Atmos. Chem. Phys. Discuss., 9, 24815-24846, 2009
www.atmos-chem-phys-discuss.net/9/24815/2009/
doi:10.5194/acpd-9-24815-2009
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under the Creative Commons Attribution 3.0 License.
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This discussion paper has been under review for the journal Atmospheric Chemistry and Physics (ACP). Please refer to the corresponding final paper in ACP.
An investigation of the origins of reactive gaseous mercury in the Mediterranean marine boundary layer
F. Sprovieri, I. M. Hedgecock, and N. Pirrone
Institute of Atmospheric Pollution Research, Rende Section, Rende, CS, Italy

Abstract. Atmospheric mercury concentrations were measured during two oceanographic cruise campaigns covering the Adriatic Sea, the first during the autumn in 2004 and the second in the summer of 2005. The inclement weather during the autumn campaign meant that no clear in-situ production of oxidised gas phase mercury was seen, and that events where high values of HgII(g) and/or Hg associated with particulates (HgP) were observed, were the result of plumes from anthropogenic emission sources. During the summer campaign however, the by now rather familiar diurnal variation of HgII(g) concentration, with maxima around midday, was observed. Again there were events when high HgII(g) and particulates (HgP) concentrations were seen which did not fit with the pattern of daily in-situ HgII(g) production, which were traceable, with the help of back trajectory calculations, to anthropogenic emission sources. All the emission plumes encountered could be traced back to ports, not all of which are associated with major industrial installations. It therefore seems likely in theses cases that the emissions are either due to shipping or to port activities. Box modelling studies of the summer 2005 campaign show that although the in-situ production of HgII(g) occurs in the MBL, the exact chemical mechanism responsible is difficult to determine. However given the high O3 concentrations encountered during this campaign it seems clear that if Hg0 does react with O3, it does not produce gas phase HgII, and the reaction between Hg0 and OH if it occurs, does not contribute appreciably to HgII(g) production.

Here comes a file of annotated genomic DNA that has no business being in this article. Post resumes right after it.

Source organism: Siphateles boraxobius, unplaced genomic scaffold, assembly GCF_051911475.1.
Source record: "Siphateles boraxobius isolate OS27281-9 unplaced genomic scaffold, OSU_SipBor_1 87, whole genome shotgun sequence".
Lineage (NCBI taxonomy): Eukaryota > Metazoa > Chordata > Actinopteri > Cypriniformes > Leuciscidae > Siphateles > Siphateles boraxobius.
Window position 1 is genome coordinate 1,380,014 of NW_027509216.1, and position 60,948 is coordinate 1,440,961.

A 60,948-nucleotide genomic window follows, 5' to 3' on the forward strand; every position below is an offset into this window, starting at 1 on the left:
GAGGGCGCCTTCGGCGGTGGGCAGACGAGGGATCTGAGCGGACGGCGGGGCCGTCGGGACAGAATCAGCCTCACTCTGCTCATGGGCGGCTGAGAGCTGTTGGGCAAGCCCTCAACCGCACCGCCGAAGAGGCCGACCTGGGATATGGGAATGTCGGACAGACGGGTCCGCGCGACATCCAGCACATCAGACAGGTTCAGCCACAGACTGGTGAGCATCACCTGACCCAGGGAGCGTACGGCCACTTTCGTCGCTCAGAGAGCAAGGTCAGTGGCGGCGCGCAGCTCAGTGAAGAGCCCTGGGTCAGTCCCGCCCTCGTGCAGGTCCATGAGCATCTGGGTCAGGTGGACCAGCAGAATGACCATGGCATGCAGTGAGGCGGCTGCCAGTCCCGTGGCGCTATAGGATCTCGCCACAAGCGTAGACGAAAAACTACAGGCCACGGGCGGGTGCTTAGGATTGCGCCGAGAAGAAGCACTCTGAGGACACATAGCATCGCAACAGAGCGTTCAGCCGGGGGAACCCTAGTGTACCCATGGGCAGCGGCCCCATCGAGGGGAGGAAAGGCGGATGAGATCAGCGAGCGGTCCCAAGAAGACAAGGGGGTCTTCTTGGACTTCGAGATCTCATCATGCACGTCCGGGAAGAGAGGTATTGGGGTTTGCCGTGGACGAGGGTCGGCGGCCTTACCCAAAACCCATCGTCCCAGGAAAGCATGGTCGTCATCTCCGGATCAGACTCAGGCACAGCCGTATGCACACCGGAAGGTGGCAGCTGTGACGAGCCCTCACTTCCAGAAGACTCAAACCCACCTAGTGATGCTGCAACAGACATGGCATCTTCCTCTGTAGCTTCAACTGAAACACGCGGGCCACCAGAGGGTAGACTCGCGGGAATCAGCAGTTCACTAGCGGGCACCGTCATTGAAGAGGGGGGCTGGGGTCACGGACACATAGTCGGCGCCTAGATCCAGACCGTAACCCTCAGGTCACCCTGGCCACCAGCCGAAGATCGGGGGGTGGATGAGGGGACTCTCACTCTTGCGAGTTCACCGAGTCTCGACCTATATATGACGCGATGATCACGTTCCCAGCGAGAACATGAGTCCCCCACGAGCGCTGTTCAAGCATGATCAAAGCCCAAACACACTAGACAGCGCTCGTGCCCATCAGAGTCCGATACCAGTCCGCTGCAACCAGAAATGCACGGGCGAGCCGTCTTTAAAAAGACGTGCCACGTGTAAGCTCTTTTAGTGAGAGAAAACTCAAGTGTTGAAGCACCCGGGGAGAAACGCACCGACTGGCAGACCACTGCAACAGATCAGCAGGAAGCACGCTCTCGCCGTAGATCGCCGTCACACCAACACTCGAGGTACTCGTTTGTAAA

Citation: Sprovieri, F., Hedgecock, I. M., and Pirrone, N.: An investigation of the origins of reactive gaseous mercury in the Mediterranean marine boundary layer, Atmos. Chem. Phys. Discuss., 9, 24815-24846, doi:10.5194/acpd-9-24815-2009, 2009.
 
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